I am glad to see the Prime Minister in his place. [Interruption.] It is a genuine pleasure, and I am not making any comparison. I hope he has fully recovered from his entertainment at the Mansion House. [HON. MEMBERS: "Shame."] It is not in Order to say "shame," because it is not a Parliamentary remark, but I do not mind because the shame applies to a colleague of hon. Gentlemen opposite, who is not here this afternoon sitting on the Front Bench. I hope it is not controversial for me to say that I am very glad to see the Prime Minister in his place. I am always glad to see him in his place.

In my view it is his duty in all the present circumstances to curtail and limit the uncertainty of when the General Election will come as much as possible. It may flatter his vanity and that of his colleagues to walk around with an air of superior knowledge on a matter which affects so very many people, but against this somewhat feeble satisfaction must be set the inconvenience to the public and the hindrance to our wealth-producing energies involved in a prolonged period of purposeless uncertainty. I suppose that the plans of scores of thousands or even hundreds of thousands of people in their daily lives are affected by not knowing when this inevitably approaching event will ocur.

Mr. Warbey (Luton)

On a point of Order. May I ask what is the relevance of this discussion on the date of the election to the subject matter before us this afternoon?

Mr. Speaker

The reason the Lords gave for insisting on their Amendment was that the electors should have an opportunity of expressing their views on the matter. Therefore, it seems to me that the question of when the electors will express their opinion is in Order.

Mr. Warbey

But is it in Order to discuss when the General Election should be held?

Mr. Speaker

I should have thought that the whole range of that was in Order on this Debate.

Mr. Churchill

As I was saying, I believe that very great damage and injury will be done by keeping this uncertainty going unnecessarily. If there is any serious public or even party reason for keeping everyone on tenterhooks and tiptoe it ought to be stated, but there is none apparently, and with some experience of these matters it seems to me a very wrong thing to hamper and injure the national life in this way. If there were a party advantage that would be sensible, but I cannot see that what has been done is an advantage; it is a great national detriment. Therefore it seems to me, as I said a month ago, that the Government would be consulting the national interest, and possibly even their own, by taking the nation into their confidence at the earliest moment. Everyone knows this Parliament is dead, and that on the subject of this Steel Bill a new Parliament would have a much better chance of getting us out of our dangers and difficulties.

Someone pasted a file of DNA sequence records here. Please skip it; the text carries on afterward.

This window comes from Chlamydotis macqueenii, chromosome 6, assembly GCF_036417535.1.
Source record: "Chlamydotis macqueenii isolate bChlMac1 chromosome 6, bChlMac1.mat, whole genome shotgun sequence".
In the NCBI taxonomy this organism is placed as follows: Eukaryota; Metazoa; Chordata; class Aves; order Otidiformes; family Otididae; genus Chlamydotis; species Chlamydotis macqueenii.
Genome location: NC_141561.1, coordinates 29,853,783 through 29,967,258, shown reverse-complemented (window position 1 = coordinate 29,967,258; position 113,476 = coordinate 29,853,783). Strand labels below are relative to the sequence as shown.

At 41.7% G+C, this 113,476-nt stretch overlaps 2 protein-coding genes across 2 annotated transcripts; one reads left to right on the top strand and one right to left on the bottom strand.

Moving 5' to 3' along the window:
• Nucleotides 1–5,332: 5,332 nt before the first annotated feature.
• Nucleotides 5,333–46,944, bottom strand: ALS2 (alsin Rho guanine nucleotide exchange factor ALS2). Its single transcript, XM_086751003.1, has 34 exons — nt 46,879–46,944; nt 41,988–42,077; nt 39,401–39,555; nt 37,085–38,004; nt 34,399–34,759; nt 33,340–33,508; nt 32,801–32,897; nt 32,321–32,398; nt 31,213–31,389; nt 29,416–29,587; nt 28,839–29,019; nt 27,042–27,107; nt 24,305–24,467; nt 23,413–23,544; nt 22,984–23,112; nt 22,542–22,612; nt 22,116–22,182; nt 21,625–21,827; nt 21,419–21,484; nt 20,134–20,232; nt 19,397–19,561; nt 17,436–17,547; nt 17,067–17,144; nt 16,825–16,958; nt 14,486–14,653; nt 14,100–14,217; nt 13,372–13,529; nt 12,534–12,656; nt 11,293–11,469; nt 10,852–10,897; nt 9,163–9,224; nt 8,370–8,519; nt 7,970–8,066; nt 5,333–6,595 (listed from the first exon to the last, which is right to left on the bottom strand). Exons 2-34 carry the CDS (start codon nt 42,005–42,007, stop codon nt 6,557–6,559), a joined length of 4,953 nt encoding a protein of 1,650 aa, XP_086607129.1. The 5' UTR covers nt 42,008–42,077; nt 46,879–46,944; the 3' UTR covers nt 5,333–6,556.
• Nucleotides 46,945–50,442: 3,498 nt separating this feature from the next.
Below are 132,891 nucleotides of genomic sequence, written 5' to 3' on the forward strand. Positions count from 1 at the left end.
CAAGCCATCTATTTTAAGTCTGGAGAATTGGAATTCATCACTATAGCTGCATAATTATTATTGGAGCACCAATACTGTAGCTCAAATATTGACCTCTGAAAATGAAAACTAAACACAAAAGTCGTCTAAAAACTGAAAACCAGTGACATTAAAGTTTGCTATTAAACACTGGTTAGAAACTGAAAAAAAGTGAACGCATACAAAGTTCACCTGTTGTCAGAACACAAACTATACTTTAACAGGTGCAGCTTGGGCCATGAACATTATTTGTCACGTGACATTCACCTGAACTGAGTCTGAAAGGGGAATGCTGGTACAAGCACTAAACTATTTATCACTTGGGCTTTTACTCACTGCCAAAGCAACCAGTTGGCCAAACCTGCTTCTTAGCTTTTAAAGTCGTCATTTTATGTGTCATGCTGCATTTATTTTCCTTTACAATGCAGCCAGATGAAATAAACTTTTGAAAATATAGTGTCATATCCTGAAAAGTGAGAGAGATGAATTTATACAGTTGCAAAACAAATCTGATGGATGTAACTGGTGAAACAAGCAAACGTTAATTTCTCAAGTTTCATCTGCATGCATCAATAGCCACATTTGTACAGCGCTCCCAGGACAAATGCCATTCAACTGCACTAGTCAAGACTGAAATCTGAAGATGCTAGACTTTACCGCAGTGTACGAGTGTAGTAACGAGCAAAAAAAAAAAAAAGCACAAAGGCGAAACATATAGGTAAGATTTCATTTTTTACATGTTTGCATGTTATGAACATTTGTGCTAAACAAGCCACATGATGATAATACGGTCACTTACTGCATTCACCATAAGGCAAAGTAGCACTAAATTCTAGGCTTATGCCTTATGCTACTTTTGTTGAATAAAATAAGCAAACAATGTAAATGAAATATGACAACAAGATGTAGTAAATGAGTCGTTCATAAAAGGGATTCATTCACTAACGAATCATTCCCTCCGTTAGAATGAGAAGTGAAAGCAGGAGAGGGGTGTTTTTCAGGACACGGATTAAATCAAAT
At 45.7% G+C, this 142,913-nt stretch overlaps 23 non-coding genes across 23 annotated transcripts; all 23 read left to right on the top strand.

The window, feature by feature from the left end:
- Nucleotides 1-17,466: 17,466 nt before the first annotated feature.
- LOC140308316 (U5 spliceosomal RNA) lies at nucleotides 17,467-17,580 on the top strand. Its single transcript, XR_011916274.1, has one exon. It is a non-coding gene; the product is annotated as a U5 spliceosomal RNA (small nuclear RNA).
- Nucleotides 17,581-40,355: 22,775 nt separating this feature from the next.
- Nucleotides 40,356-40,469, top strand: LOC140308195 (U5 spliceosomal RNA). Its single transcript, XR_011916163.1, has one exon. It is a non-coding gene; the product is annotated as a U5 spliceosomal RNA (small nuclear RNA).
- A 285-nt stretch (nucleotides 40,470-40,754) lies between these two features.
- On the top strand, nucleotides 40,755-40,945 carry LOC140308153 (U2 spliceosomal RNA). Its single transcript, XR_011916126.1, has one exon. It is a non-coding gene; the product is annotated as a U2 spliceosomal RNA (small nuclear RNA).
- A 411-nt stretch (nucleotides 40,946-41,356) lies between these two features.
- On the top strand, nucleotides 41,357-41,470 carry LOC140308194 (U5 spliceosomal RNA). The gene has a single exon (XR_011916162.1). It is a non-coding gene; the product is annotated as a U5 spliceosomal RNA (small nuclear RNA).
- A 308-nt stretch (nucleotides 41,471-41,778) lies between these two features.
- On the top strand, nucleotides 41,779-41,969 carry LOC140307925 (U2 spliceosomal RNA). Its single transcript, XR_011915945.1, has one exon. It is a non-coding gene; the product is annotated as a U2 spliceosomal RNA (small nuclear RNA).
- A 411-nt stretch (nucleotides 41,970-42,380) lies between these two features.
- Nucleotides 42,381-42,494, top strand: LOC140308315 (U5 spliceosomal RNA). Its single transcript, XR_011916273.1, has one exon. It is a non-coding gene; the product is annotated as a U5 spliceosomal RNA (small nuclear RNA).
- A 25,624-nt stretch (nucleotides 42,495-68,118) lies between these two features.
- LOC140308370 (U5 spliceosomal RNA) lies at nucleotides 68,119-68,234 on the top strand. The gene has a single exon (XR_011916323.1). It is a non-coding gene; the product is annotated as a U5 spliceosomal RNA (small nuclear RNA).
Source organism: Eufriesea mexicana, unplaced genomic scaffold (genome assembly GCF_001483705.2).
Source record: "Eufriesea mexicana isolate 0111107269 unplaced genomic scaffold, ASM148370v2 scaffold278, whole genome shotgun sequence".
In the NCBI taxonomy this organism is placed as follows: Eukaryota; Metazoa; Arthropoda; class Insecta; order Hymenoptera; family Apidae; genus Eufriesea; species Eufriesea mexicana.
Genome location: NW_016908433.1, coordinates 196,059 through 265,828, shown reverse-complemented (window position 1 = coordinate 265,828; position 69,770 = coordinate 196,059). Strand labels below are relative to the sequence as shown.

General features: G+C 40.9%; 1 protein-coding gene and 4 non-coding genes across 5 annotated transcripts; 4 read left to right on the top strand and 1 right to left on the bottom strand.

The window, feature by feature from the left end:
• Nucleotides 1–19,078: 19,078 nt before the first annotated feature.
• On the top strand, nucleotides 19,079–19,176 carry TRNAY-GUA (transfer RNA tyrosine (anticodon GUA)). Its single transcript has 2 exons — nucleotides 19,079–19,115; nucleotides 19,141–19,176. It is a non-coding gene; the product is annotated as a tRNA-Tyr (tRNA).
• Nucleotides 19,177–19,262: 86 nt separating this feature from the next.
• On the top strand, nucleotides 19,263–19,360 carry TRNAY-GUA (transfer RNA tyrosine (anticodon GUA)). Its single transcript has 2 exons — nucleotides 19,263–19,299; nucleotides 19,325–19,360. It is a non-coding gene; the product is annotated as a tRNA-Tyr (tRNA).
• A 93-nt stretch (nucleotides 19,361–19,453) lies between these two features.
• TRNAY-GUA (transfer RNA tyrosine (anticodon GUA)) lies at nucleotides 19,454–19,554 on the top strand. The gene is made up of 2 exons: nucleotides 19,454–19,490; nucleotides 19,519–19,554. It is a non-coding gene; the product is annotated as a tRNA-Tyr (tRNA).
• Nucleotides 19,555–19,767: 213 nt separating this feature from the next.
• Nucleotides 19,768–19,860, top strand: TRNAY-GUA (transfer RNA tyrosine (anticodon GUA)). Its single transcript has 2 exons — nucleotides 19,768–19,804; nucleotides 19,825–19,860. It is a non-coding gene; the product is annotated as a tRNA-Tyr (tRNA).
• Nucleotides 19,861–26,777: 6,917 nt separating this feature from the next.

All these manœuvres, which I understand is the term used about this Measure, are an example of the low-grade tactical motives which are the key to Government policy. The Measure mutilating—I should perhaps not use the word "mutilating"—altering the Parliament Act was forced through the day before yesterday by the Government majority. I am not reflecting on the Measure. I am only speaking about the circumstances in which it was passed before it was known to the House that the Government admit, as they have admitted today, that the view of the House of Lords is right—namely, that the Steel Bill should not become law until it has been submitted to the judgment of the electors.

Why then, we might well ask, should the House of Lords be punished and maltreated for being right? Why then, we might have asked, should they be stripped of part of their functions for having used them so wisely and so well. How can the Government have the face to recognise the justice of the Lords' demand that the people should be consulted on the nationalisation of steel—a monstrous tyranny that such a demand should be made, that the people should be consulted on the subject—when at the same time almost on the very day they strike a crippling blow at the powers of the Lords under the Parliament Act, which gives them full power to pass this Bill at approximately the same date?

Why should it be necessary to pass into law the Bill for amending the Parliament Act, which contains a special retro-active Clause for the express purpose of carrying the nationalisation of steel into law before the electors can pronounce upon it, when, after all, it is admitted that they ought to have such an opportunity? I do not often quote to the House the leading article of "The Times" but I noticed this morning this sentence: Judged merely as an episode in Parliamentary tactics, this cynical and over-ingenious business has been badly botched. However, out of evil often comes good. I am glad that the House of Lords should once again have vindicated their wisdom and sagacity. Just as on the question of the abolition of capital punishment they prevented an act of folly and voiced the opinion of the vast majority of the nation, so now they render a service in making sure that the people are effectively consulted on the proposals to nationalise steel before those proposals can come into operation. That is the position which they have taken up and which we on this side take up, and to which the Socialist Government have thought it right to bow and to submit. No reasons have been given to us which explain the Government's action other than those of party convenience. I say—and I leave the matter here—that we take our stand on the position that it is not the function of the House of Lords to govern the people but to make sure that the people have the right to govern themselves.